The ordinary household ice box is usually neglected. People proceed upon the theory that the temperature of the ice box being low everything about it will be sanitary and healthful. There is truth in this opinion, but the little truth in it is overworked. Food will spoil in an ice box but the spoiling proceeds more slowly than at room temperature-so slowly, in fact, that the food is usually consumed before spoiling time has come around. Nevertheless, food absorbs ice box odors and, although that does no harm, it does no good, and nobody relishes the idea. As a rule, ice boxes smell or can be smelled. Sometimes the former way of putting it better expressed the aggressiveness of the odor.
Ice box drain water has a temperature of 35 to 55 degrees, and slimes, molds and some bacteria grow well at that temperature. The jellylike masses of slime commonly found in the refrigerator drain is a vegetable, low temperature growth. The odor from this cold water growth goes into the refrigerator. Sometimes refrigerator drains are connected, without traps, with the sewers and sewer odors travel up the pipes to the refrigerator.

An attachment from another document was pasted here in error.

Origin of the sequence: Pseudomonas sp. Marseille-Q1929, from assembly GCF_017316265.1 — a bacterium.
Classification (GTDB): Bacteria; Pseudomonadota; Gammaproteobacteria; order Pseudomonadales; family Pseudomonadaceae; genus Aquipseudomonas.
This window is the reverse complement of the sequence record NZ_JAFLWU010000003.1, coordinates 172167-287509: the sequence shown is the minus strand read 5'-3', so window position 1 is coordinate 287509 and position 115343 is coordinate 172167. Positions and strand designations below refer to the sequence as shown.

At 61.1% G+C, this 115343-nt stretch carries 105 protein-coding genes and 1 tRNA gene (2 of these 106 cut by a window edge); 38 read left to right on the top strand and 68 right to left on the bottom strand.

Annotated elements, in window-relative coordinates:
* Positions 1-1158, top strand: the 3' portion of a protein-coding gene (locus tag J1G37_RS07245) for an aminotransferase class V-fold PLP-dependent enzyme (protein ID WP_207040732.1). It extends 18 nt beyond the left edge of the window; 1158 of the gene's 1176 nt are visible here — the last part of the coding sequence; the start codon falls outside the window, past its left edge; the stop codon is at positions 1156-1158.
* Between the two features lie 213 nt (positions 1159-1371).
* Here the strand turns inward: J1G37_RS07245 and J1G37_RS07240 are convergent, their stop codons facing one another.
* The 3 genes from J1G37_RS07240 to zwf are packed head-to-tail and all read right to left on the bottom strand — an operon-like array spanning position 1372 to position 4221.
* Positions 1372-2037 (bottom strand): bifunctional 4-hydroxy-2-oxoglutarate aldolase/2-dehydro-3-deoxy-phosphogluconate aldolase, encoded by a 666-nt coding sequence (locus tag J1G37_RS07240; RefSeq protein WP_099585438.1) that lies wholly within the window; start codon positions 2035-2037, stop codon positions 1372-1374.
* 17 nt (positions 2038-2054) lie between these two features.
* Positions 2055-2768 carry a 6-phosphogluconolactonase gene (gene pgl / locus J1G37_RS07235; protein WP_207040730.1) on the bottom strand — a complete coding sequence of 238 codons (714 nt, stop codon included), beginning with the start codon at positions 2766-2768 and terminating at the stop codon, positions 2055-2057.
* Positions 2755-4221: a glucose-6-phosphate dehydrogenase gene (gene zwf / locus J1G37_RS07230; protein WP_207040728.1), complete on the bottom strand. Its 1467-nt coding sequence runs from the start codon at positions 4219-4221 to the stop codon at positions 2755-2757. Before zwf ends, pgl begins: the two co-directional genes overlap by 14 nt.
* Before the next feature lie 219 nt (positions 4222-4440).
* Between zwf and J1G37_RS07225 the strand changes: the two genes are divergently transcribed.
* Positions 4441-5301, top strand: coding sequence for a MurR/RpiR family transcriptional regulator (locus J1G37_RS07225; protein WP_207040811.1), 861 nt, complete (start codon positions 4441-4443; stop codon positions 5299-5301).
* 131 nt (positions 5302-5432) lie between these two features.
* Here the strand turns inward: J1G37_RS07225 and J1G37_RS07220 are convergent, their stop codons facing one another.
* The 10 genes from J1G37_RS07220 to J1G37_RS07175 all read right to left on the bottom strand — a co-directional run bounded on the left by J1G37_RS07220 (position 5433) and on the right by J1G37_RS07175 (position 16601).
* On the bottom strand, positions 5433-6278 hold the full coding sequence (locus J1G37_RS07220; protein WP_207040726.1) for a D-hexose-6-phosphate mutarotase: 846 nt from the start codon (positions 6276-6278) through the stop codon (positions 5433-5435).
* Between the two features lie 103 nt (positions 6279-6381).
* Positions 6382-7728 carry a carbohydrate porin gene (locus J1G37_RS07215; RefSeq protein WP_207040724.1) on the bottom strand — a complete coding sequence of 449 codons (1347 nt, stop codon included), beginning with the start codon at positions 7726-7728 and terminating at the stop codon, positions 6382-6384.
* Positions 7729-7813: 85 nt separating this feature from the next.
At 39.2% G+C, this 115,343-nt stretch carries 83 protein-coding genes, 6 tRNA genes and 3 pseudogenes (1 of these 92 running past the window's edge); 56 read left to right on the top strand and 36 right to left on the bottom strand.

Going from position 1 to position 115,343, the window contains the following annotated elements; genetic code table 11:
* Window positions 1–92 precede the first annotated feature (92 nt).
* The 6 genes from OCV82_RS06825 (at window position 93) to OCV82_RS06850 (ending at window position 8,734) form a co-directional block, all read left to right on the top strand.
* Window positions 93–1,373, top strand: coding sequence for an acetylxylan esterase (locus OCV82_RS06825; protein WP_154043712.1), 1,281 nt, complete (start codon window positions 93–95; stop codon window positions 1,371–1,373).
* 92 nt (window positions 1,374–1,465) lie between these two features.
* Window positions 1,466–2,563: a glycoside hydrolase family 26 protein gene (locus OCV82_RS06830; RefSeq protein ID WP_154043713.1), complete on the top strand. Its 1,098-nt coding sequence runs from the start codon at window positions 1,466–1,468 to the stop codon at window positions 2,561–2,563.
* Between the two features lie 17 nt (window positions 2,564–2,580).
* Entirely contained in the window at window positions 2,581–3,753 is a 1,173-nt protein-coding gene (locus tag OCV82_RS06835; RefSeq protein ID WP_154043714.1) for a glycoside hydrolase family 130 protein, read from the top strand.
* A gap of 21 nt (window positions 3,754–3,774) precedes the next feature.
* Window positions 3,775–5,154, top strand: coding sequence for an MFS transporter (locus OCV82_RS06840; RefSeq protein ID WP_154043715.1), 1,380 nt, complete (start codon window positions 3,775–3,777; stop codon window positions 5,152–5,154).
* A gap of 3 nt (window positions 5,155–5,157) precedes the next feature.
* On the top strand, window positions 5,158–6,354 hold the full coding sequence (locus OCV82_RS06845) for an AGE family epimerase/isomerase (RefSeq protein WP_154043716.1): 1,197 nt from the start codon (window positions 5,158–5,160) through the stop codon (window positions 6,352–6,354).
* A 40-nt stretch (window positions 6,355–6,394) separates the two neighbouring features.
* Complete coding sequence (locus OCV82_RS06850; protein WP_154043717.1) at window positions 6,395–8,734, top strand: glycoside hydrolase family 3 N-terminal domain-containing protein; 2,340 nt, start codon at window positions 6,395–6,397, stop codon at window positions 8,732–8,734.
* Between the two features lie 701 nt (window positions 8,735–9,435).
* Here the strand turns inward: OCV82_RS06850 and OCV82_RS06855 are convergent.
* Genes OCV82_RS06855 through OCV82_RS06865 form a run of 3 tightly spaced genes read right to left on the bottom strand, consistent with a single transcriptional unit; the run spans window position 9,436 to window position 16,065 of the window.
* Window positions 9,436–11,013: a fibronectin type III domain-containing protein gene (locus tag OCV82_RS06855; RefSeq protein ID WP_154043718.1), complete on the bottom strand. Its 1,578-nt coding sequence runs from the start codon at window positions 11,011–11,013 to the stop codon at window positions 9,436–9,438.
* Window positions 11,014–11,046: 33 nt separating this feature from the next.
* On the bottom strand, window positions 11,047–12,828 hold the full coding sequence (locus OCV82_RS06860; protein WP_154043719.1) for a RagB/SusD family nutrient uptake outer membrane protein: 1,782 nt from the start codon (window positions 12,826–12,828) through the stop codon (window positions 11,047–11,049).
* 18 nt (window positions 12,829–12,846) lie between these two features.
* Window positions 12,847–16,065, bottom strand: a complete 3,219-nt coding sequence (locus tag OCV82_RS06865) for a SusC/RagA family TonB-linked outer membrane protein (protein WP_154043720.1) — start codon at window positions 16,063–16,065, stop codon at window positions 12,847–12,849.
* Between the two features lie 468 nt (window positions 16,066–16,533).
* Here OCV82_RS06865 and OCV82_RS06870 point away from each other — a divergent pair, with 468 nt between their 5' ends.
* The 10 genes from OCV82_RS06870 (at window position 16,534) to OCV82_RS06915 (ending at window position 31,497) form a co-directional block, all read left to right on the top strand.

In addition, the slow bacterial and chemical changes in cold food generate odorous gases. In the ordinary household refrigerator these gases flow out when the door is opened. In the large business establishment refrigerator, door ventilation is far from being enough. Their refrigerators never smell perfectly sweet.
But the reader is more interested in the cure. The cure for slime in the drains is to rod them out, wash them out with ammonia, and then with a chlorinated lime wash.